I sat, reviewed, listened, read, the usual routine. After a second cup, I went out to walk. Even after the longer course, I was still not feeling quite READY. I returned, grabbed a third cup of coffee, showered and dressed. Coming back into the kitchen before working, I thought, “I feel like I need another cup!” Three is all there was, because that’s what I drink. Then it hit me… I reached for the bag from the upper cabinet and saw the two words which should never occur alongside each other: Decaffeinated Coffee!

As I stirred up a strong cup of Starbucks instant (the only kind of instant one should ever even consider) it occurred to me how often we function with a half-speed, mundane approach, moving to and through our day and our work with a low-octane attitude and at an unmotivated level. And the sad thing: in a generation plagued by mediocrity, hardly anyone notices!

But what if you want to flip the switch every day on motivation, encouragement and focus? What might you do to inject a triple shot of caffeine into your heart and mind? I’d strongly suggest (beyond real coffee!) the following:

1. Encouraging and challenging inputs

Every one of us needs to be exposed to truth, ideas and inspiration which will light fires within us. For me that includes Scripture and challenges from what others have written and said. Why would I want to approach life, business or relationships alone when I can carry into each area the truth and wisdom which have demonstrated their value for millennia?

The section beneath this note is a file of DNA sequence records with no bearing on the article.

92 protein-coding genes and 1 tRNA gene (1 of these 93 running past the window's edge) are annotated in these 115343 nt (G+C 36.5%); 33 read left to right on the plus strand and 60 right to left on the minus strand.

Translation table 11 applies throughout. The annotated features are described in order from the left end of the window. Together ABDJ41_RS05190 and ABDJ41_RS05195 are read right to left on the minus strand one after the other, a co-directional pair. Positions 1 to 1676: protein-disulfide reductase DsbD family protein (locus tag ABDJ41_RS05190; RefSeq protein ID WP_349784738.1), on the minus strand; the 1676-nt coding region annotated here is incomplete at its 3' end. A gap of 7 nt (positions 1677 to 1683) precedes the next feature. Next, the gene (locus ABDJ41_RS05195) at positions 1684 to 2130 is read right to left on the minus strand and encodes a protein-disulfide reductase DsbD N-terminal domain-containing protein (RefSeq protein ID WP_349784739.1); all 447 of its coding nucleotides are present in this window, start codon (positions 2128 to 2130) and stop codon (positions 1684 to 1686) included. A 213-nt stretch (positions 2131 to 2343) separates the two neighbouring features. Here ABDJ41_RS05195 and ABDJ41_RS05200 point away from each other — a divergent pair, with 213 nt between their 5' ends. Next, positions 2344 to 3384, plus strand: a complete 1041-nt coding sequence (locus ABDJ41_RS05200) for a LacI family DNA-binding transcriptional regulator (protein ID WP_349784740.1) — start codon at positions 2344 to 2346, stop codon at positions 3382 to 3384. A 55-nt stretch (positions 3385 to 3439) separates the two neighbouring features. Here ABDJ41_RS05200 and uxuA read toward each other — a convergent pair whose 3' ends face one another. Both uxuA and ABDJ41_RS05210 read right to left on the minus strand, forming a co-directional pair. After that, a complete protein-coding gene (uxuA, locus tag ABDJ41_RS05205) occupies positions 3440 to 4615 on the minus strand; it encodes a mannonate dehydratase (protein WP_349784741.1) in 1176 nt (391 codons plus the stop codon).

2. Intentional physical activity

Every system and part of the body seems to benefit from movement. Recent studies confirm that the brain and cognitive functions benefit tremendously when a fresh supply of oxygen gets pumped through due to activity. Other recent studies declare the inactive lifestyle to be the “new smoking.” What’s the overflow of regular bursts of activity during the waking hours? You will pursue healthy thoughts, feelings and choices!

 3. Invigorating interactions

We will always have people in our lives that need something. We offer, provide and give much during a given day. The “outflows” of life often align with our purpose and passions. Giving away what we’ve been given is a powerful part of why we’re on earth! But…continuous giving, always “monitoring” the well-being of others, directing and leading will leave us at the end of days, weeks and years simply and fully spent!

We need people who regularly challenge us, speak truth to us and offer us what we offer to others. We need full fledged partnerships with a few individuals, partnerships wherein we are committed to one another’s best – in our being as well as our doing!

 Which of the three have helped you refocus and regain motivation? How?

Today’s Comfort Zone…

There’s a powerful truth that should push us forward to grow in all of life’s dimensions: Today’s comfort zone becomes tomorrow’s confinement zone. The atrophy of all our “muscles” — physical, mental, relational, spiritual — even the creative “muscles” of growing in business or influence — that atrophy always results from disuse. Ever hear of “The Wild Duck of Denmark” — a story told by Soren Kierkegaard, Danish theologian and philosopher.

It seems a wild duck was flying northward with his mates across Europe during the springtime. En route, he landed in a barnyard in Denmark, where he made friends with the tame ducks that lived there. The wild duck enjoyed the corn and fresh water. He decided to stay for an hour, then for a day, then for a week , and finally, for a month.